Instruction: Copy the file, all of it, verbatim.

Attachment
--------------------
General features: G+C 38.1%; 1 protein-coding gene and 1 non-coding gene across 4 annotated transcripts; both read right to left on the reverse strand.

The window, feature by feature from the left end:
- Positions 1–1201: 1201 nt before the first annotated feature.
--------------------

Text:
General features: G+C 38.1%; 1 protein-coding gene and 1 non-coding gene across 4 annotated transcripts; both read right to left on the reverse strand.

The window, feature by feature from the left end:
- Positions 1–1201: 1201 nt before the first annotated feature.